I read a great article in the May 2011 issue of Consumer Reports of Health, pg 8 and 9. The article was titled Choosing and using pain relievers and discussed the popularity of anti-inflammatory drugs as well as the risks. I am sure that no athlete is immune to the benefits of ibuprofen and Aleve. I know for myself I had a few ibuprofen with me during my first IM. Not knowing what "it" would feel like to participate in an IM, I forgot to take the ibuprofen and learned (after 3 more Ironman's) that no pain reliever is going to alleviate pain during an Ironman....an IM hurts no matter what and taking pain relievers are not practical solutions to reducing inflammation and soreness during the race. When it comes to anti inflammatories, some athletes have resorted to powerful anti-inflammatory drugs, such as glucoroticoids (prednisone, dexamethasone, hydrocortisone) which strongly inhibit the inflammatory response. However, prolonged glucocorticoid use may have adverse side effects such as immunosuppression, fluid shifts, brain changes, and psychological changes. Not to mention an increase in blood glucose levels (often causing a person to be temporarily diabetic) and may suppression in calcium absorption.
One thing athletes may want to consider when reaching for glucocorticoids for inflammatory purposes (ex. a few weeks prior to a race or in the peak of training for an event) is that they may interfere with the tissue building, anabolic processes. Not to mention a reduction in bone density, weight gain due to increased visceral fat deposition (central obesity), appetite stimulation and immunosuppression.
Now I'm not saying that a person should not take take anti-inflammatories but I think we should be careful when we consider drugs as the immediate cure-all to preventing and reducing risk for injury. Sometimes we need to sit back and look at the bigger picture of training and racing for health, longevity and fitness rather than for an immediate endorphin-boost or because of the feeling of lack of control when it comes to eating for fuel.
Although 2 daily Aleve's were part of my daily routine for the first 10 days of my hip flexor strain, it was important that I focused on the reason behind my injury and not just trying to rush the healing process and not solve the issue behind the problem. I did not attempt to do anything during those first few days which would make my problem worse so I was sure that the Aleve meds were not masking pain so that I could "push through" pain. Whereas I was once a stubborn athlete, I no longer train with pain. I NEVER want to get through a workout but rather, make the most out of my workout.
I believe that it's perfectly acceptable if you want to take an anti-inflammatory every now, especially if you are extremely inflamed or if your problem is disrupting daily functions of life (sleeping, work, family time). But of course, you want to get to the root of your daily problem for wanting/using the pain reliever and then seek out the MANY other ways to reduce inflammation (epson salt baths, compex muscle stimulator, foam roller, stretching, massage, active recovery, good nutrition) which you may find useful on a daily basis. As for reaching for the pills, I don't know what I would do without Tissue Rejuvinator from Hammer as part of my daily build/peak season training routine.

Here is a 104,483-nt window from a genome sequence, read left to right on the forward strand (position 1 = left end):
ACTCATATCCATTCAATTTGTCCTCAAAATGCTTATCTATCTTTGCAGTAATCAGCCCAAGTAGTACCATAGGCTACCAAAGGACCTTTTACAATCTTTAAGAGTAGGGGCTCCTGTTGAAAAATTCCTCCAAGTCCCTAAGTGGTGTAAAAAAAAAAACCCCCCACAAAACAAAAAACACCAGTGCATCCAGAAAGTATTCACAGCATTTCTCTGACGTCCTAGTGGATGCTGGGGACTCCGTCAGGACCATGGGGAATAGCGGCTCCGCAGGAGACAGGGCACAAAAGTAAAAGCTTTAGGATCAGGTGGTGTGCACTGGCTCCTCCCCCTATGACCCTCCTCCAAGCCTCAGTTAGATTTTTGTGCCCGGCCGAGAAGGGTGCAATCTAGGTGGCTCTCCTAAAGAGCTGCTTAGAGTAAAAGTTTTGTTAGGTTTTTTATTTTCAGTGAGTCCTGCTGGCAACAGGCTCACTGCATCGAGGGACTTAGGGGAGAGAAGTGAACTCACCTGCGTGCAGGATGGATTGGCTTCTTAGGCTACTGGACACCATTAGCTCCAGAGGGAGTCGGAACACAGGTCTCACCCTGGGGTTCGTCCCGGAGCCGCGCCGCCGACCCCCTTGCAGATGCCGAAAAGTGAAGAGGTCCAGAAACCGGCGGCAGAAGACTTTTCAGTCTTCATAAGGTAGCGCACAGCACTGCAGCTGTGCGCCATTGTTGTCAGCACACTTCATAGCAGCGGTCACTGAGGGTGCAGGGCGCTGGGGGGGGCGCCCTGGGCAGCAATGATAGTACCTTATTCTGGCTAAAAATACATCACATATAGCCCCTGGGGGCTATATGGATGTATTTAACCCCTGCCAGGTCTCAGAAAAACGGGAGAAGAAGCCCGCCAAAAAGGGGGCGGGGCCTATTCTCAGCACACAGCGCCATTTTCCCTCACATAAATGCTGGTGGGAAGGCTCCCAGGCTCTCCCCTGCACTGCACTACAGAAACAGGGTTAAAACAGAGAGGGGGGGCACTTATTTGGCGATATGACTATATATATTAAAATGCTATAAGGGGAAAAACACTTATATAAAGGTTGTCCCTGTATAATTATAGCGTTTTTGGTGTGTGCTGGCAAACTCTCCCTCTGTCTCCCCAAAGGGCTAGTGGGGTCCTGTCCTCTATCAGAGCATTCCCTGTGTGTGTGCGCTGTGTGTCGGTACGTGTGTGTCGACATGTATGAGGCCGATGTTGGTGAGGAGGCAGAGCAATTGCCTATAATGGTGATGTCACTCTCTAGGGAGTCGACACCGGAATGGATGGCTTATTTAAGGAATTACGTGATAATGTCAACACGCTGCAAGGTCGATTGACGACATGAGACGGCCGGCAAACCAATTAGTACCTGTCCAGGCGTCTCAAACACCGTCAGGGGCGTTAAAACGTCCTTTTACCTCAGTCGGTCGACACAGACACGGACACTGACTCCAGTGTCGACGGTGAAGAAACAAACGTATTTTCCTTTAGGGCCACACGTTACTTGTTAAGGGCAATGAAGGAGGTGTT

How do NSAIDs work?
(from the article)
They fight pain by targeting one or both of two enzymes COX-1 and COX-2. These enzymes are crucial for the production of hormones called prostaglandins that trigger inflammation, which in turn sends pain signals to the brain. At high enough doses, NSAIDs can inhibit inflammation and thus thwart pain.
But blocking COX-1 also leaves the stomach vulnerable to ulcers and bleeding, since the enzyme makes prostaglandins that help protect the lining of the stomach from acid. In fact, 5-10% of NSAID users experience ulcers or bleeding in a given year.
Newer "selective" NSAIDs such as Celebrex (celecoxib) were developed with the aim of reducing gastrintestinal side effects by blocking COX-2 more than COX-1. Celecoxib does appear to cause less stomach discomfort than other NSAIDs, and a few studies of short-term use found it caused fewer serious ulcer complications. But a major study that compared Clebrex with two older NDSAIs -ibuprofen (Advil and generic) and diclofenac (Cataflac and generic) - over a year found that it was no less likely to cause serious ulcer complications. And there's no conclusive evidence that Celebrex carries a lower long term risk of serious stomach problems in general.
What's more blocking COX-2 over time can lead to a higher risk of heart attacks and strokes, though why this remains unclear. Higher than acceptable rates of those events led to the withdrawal of two COX-2 inhibitors, rofecoxib (Vioxx) and valdecoxib (Bextra) in 2004 and 2005, respectively.
There is no evidence that any NSAID relieves pain more effectively than others at equivalent doses. But some people get more relief from one NSAID than another, so if one doesn't work for you, try another. Based on cost and effectiveness, Consumer Reports Health Best Buy Drugs recommends that people who need a prescription NSAID start with either generic ibuprofen or generic naproxen. They can cost as little as $4 for a month's supply at chain stores like Target and Walmart, and possibly even less per a month if you get a 90-day supply.
With any NSAID, take the lowest dose that brings relief, don't exceed recommended doses (especially if you take it regularly), and don't take it for long periods without consulting a doctor. Stay alert for signs of stomach ulcer: burning stomach pain and bloody, black or tarry stools. Tell your doctor and pharmacist about other medication or supplements you take, since NSAIDs can interact with other treatments.
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